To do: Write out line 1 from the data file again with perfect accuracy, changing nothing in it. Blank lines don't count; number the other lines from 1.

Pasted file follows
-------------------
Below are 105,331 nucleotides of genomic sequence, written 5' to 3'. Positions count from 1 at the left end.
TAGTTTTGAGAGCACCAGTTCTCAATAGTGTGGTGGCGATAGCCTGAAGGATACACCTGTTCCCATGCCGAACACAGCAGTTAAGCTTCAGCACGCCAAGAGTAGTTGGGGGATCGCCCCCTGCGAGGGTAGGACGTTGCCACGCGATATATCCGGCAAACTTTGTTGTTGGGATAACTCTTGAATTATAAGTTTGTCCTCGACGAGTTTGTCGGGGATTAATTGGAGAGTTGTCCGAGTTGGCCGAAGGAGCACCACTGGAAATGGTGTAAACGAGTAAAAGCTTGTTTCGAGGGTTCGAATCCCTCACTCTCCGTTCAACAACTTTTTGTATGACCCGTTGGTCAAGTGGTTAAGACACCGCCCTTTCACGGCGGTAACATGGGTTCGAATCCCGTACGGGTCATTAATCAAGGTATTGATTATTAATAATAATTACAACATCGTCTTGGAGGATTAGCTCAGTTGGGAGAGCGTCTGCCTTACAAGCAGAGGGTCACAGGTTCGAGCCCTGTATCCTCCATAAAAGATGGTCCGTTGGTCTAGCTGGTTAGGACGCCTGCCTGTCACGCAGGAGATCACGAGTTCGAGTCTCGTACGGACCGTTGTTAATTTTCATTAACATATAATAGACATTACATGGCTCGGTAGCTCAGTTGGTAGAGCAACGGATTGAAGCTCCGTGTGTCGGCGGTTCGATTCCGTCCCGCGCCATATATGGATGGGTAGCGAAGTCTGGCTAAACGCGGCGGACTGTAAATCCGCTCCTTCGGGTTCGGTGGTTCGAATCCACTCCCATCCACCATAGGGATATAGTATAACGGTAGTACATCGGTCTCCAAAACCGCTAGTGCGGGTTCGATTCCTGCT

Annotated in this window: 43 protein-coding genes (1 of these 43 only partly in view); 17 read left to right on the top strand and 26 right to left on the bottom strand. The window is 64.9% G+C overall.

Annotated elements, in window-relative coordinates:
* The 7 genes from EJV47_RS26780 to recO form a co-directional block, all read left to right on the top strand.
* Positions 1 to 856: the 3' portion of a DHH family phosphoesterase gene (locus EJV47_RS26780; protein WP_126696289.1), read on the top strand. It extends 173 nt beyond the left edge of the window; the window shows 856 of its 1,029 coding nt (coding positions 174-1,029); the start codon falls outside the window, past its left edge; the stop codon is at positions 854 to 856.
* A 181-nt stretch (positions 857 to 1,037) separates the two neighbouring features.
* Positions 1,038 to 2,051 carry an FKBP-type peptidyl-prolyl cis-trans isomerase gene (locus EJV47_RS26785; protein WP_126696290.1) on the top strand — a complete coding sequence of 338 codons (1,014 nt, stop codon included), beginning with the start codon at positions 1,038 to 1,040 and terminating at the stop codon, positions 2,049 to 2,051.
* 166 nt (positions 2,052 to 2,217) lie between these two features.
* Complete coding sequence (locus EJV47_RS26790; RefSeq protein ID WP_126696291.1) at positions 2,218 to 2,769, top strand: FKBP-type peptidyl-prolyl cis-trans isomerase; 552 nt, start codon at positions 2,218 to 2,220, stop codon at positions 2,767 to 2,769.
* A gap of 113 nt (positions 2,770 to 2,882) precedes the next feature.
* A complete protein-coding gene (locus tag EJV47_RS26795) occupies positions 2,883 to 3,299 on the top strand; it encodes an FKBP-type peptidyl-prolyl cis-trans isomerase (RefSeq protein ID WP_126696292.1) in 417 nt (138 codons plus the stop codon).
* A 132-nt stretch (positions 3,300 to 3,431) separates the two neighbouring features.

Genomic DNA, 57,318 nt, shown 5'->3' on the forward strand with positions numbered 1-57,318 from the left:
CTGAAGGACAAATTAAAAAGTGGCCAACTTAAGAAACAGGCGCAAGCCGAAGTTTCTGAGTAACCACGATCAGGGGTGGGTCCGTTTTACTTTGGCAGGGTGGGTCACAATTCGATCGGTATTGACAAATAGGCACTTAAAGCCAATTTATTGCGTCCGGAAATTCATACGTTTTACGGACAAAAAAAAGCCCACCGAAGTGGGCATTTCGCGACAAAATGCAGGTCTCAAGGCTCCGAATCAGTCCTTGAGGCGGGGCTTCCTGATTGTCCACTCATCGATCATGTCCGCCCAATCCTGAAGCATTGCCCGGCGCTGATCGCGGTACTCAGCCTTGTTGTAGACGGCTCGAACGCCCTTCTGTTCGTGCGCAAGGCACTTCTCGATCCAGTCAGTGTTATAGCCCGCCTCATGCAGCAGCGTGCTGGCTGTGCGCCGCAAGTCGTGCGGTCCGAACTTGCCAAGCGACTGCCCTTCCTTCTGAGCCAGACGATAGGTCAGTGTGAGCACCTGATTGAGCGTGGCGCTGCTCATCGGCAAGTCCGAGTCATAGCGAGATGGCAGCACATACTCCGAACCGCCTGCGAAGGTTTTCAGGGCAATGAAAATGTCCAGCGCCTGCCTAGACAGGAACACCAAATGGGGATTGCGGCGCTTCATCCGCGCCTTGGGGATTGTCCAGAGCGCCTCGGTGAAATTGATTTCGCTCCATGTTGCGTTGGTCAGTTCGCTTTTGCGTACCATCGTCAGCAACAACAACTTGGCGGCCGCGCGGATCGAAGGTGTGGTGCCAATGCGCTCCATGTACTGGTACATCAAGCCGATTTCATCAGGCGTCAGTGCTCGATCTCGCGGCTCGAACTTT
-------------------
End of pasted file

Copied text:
Below are 105,331 nucleotides of genomic sequence, written 5' to 3'. Positions count from 1 at the left end.